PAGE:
However inflation has been basically stuck at zero since February, wage growth has come off somewhat and productivity remains a puzzle. Against this backdrop borrowers will dine out for at least the first half of 2016 without a cost rise, where as savers will remain decidedly in the doldrums.
Tighter US monetary policy could have negative consequences outside its borders. Emerging economies in particular could be affected by higher interest rates in the states. Low US interest rates have encouraged borrowing in dollars, and this capital has flowed into emerging markets in search of higher returns. When US interest rates rise, capital flows could reverse, weakening emerging market currencies and making dollar-denominated debts harder to service.
James Dowey, chief economist and CIO of Neptune Investment Management:
The Fed has done a good job of combining this first rate hike of the cycle after seven long years on the zero bound with enough dovish messaging to take the sting out. To achieve this it stated that the path for the Fed funds rate from here will be “gradual”. At the same time, however, it threw a bone to the hawks by sticking to its four hike-projection for 2016, as implied by the median projection of the FOMC members – four 25bp hikes taking the Fed funds rate to 1.375 by end 2016.
What does this combination of signals mean for the path of rate hikes next year? “Gradual” means shallower than previous cycles. During the past four, going back to 1988, rates were hiked on average by 2.6% during the first 12 months, ranging between 1.75% in 1999 and 3.25% in 1988 – so the Fed’s language is perfectly consistent with its dot projections, and optimists who believe the economy is healthy enough to withstand it should take four 25bps hikes in 2016 as their roadmap.
We believe that the market is only pricing in just over two hikes in 2016, because the consensus is putting quite a lot of weight on the possibility that the US economy will struggle with rising rates. Note that it follows from this that if the economy is indeed able to absorb these hikes then the market will be surprised positively by a growth tailwind to offset the cost of capital headwind, so should not be hindered by the macro overall.
Salman Ahmed, global strategist at Lombard Odier Investment Managers:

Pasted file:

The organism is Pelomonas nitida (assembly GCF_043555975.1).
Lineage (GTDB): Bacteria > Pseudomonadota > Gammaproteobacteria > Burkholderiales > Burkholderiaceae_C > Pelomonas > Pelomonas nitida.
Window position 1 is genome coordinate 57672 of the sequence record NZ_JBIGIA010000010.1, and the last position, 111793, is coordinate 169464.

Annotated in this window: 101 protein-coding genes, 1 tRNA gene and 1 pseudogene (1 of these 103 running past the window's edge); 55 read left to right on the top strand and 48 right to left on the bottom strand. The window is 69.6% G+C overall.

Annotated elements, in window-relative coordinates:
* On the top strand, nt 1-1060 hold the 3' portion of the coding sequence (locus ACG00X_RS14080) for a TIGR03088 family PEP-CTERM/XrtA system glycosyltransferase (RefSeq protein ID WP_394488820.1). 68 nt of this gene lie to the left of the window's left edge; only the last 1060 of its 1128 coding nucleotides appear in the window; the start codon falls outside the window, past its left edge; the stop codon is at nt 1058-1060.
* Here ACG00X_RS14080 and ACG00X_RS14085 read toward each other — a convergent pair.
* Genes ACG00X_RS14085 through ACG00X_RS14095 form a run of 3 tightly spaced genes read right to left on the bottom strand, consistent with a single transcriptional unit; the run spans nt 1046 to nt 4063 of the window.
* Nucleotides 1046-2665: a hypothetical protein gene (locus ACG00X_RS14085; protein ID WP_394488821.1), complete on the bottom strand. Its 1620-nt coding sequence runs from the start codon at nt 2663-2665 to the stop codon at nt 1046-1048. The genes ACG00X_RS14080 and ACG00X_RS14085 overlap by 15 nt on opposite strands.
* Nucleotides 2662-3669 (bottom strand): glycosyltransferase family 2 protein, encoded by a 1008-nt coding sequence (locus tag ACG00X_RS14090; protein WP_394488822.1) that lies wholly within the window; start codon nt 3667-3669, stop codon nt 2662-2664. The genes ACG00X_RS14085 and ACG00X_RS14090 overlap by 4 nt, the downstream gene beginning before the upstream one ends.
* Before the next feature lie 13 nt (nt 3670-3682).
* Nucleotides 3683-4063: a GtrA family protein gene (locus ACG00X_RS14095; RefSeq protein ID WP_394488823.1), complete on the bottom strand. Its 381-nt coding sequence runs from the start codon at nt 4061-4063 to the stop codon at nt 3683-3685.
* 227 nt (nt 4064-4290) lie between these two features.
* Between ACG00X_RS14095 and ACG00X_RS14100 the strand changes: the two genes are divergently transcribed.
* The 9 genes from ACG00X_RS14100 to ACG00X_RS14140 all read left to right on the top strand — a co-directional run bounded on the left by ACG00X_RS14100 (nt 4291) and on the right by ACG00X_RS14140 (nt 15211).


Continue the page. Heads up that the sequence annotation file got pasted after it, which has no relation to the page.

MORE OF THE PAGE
Given the highly telegraphed and forewarned nature of the decision, it is unsurprising to see muted bond market reaction to the decision. Ms. Yellen spoke to a variety of audiences in her remarks ranging from markets, investors, international actors to common Americans. She also explained in detail her concerns (both positive and negative) and how future shocks could force shifts in policy in either direction. However, mostly importantly, she managed to convince her diverse audience that policy will remain easy and any hiking from here on will be gradual and data dependent. With this key decision out of the way, we think the focus will turn on fundamental developments both in the US and internationally, which will shape both policy and market outcomes going forward.
Here, the picture remains mixed with continued concerns around China coupled with renewed fall in commodity prices which has contaminated the financing environment. With concerns around the health of the global economy firmly in place, the Fed has managed to deliver a very neutral start to the hiking cycle. This should certainly help to reduce one important source of uncertainty, which has been dogging risky asset markets for nearly a year.
Edward Smith, asset allocation strategist at Rathbones:
Historically, global equity markets tend to do well for at least a year after the Fed sets off on a rate-rise cycle. Even in 1994, when Alan Greenspan surprised investors with several rapid unheralded hikes, the S&P 500 closed higher a year later, although other countries’ bourses fared worse.
Taking into account data going back to 1990, the best conditions for equity returns have been when interest rates are increasing and growth is rising. It is wrong to assume that tighter monetary policy means lower equity returns, per se.
It’s not the nominal interest rate that matters so much as the gap between the lending rate and the rate of return on capital. A very healthy cushion remains between these two measures, which should support equity markets during the earlier phase of the tightening cycle.
One of the most important drivers of equity returns is economic growth – particularly upward surprises. The outlook for global growth is much less certain than the direction of US interest rates, and this is what investors should be focusing on. GDP expansion should be marginally higher next year, but some of that is due to a less severe drag from the slowdown in China, and recessions in Russia and Brazil.
We’re looking to a nascent recovery in the eurozone, and the long-awaited consumption effects of the oil price plunge – historically they tend to come through a year later than the negative effects from capex cuts – to also improve upon 2015’s growth rate.
Finally, corporate cash piles have been growing over the past few years as companies refuse to invest. Our research shows companies usually start returning capital about two months after Fed rate hikes. This may be driven by managers looking to put money to work before the cost of capital eclipses the potential returns.
Those companies with the ability to grow dividends and continue to buy back shares could be rewarded by investors, while those that can’t may be found naked when the tide goes out.